What ought to be done

Science can tell us how to do many things, but it can not tell us what ought to be done.” – Author Unknown

In most workplaces, everyone knows who the internally motivated people are and most everyone doesn’t like those people.  Why? I’d offer it’s because most of the internally motivated people you meet in a workplace seem to only be internally motivated to gain power over their fellow workers so they can better drive people.  You see, driving people successfully (yes, sometimes it is successful in the short-term) requires power over others and thus the internally motivated people seek the power.

No wonder most people I’ve met have at first been truly suspicious of me whenever I’ve used my internal motivation to break free and try new things.  From the perspective of the coworkers it must have seemed that it was only a matter of time before I dropped the “nice girl” act, stopped driving change and pulled out my whip and started driving people just like all the others had done before me.

No wonder they flinched when I asked what their obstacles were to accepting the change.  They weren’t really responding to me, in that moment, but instead responding to all the other times where they at first trusted and then were driven to change by those they had trusted.

No wonder “flavor of the month” and other awful terms follow around process improvements in most organizations.  It’s the trust and let down of too many of those people driving other people.

Through our past actions and the past actions of so many change agents like us, we’ve killed the willingness to change in many of our coworkers.  In 2012, let’s vow to do better by ourselves and by our coworkers and actively drive change instead of driving people.

We can change the world if we do what we ought to do and drive change.  Who’s with me?

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One thought on “What ought to be done

  • December 25, 2011 at 2:57 am
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    Merry Christmas from Berlin, April. I am reading this post from the East Seven hostel where I am staying with Pam and our son Beau (trip updates on http://www.soulefamily.org).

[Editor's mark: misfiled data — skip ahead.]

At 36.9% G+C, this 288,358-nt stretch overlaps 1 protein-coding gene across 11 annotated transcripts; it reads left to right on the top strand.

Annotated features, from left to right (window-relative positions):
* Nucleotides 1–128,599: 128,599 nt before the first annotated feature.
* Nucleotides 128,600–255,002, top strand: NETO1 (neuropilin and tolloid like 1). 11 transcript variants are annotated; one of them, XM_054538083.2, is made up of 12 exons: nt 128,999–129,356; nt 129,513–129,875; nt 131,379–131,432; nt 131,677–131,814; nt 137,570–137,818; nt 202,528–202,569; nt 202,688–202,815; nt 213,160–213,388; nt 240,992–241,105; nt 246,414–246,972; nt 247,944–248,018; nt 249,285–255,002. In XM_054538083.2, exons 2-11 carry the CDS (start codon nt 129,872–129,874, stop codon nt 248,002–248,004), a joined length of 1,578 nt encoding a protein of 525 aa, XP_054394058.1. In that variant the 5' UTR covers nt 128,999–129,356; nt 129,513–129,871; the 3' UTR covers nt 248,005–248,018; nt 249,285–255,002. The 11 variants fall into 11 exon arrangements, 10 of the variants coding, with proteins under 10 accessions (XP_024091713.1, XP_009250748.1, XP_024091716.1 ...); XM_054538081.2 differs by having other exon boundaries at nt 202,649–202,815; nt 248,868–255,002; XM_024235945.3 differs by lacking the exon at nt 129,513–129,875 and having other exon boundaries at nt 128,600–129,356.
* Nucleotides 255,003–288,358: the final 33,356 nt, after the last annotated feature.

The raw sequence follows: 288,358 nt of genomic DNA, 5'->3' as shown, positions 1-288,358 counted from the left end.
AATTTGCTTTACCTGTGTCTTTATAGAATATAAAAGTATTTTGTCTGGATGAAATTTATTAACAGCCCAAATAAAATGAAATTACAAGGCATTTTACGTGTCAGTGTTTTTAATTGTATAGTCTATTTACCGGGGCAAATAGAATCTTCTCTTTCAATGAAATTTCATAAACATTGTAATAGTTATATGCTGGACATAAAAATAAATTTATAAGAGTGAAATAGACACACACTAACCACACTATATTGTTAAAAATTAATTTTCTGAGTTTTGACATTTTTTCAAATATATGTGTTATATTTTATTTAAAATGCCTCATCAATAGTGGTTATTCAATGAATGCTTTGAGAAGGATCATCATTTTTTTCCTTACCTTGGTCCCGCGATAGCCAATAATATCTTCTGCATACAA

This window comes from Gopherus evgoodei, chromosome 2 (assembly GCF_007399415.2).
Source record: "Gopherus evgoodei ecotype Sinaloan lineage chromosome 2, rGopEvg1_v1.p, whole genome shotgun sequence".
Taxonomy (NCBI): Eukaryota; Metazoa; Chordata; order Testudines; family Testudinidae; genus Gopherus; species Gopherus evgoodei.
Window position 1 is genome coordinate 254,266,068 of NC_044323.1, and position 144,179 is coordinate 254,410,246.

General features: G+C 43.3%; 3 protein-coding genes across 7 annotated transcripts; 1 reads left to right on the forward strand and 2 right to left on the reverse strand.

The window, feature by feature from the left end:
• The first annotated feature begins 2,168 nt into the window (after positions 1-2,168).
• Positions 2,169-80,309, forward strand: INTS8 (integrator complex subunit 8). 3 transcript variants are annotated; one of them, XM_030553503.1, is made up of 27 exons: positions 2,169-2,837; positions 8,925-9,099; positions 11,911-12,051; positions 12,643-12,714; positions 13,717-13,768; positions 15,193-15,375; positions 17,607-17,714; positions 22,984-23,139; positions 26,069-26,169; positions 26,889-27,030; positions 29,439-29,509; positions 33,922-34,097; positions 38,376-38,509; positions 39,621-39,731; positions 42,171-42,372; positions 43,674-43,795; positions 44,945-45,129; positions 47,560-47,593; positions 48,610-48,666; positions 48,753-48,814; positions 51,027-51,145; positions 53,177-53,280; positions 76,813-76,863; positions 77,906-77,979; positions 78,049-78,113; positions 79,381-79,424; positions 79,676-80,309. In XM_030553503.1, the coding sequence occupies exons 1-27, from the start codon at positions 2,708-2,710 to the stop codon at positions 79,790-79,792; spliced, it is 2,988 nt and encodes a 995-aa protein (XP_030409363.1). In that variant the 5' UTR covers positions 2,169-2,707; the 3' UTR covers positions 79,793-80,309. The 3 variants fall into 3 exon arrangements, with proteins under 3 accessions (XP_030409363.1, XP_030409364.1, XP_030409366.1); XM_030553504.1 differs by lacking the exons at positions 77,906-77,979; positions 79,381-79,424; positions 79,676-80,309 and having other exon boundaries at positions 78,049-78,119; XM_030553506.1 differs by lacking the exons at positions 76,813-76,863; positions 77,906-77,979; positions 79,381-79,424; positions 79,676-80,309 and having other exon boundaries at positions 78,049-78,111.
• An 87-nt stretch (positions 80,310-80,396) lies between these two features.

In short, I am with you, April. I have a few thoughts you might want to consider since there are many unspoken assumptions in what you have written and I have a different perspective on people’s resistance to change and being “driven.”

    I personally get nervous whenever anyone starts talking about “what ought to be done” since most that transmit this expression have strong ideas about what they think ought to be done and would often seek to compell others (or “drive” to use your term) to support it. I don’t have a big problem with driving or being driven in a work setting since people in the Wesr do have the choice to work elsewhere if they don’t like the direction, destination, or means being used. I am much more wary in social or political contexts since the power of the state to coerce/compell dwarfs any manager’s. For social and political contexts, my view is that those that think they know “what ought to be done” have the burden to enlist support through the ballot box or voluntary associations. If they cannot do so, so be it. The trouble is, many of those with an inside track on the “ought” seek compulsion if they cannot get voluntary support.

    From my experience in military-government civilian organizations, I think the mistrust about change has less to do with fear of being “driven” by someone with power (since most non-anarchists understand and accept the need for leadership, bosses, and organizational power distributed through hierarchy) than the normal human resistance to change and fatigue with half-hearted, inconsistent, hypocritical initiatives that seek to manipulate employees or deny reality. Very few managers understand that the first questions from employees that leaders or peers seeking high performance and change have to address are:

    – Do you care about me (and my needs and what I think)?
    – Are you going to stick with this new thing if I invest the time to do things the new way?
    – Do I get any input?

    I have led big and little change and spent quite a bit of time as one of the smaller cogs in the machine. You always encounter resistance and skepticism of “new things” because it takes a lot of organizational and personal energy to learn new things. Leaders forget (or just don’t care most of the time) that the burden is on *them* to both make the compelling case for what ought to be done *and* create the environment (the hard work most leaders don’t want to do) to support the people making the change.

    Thank you for the interesting post. I am off to explore museums. That so many are open on Christmas day could be a good thing (if you are a tourist) or a bad thing if you are concerned about a society’s values and sources of its morality.

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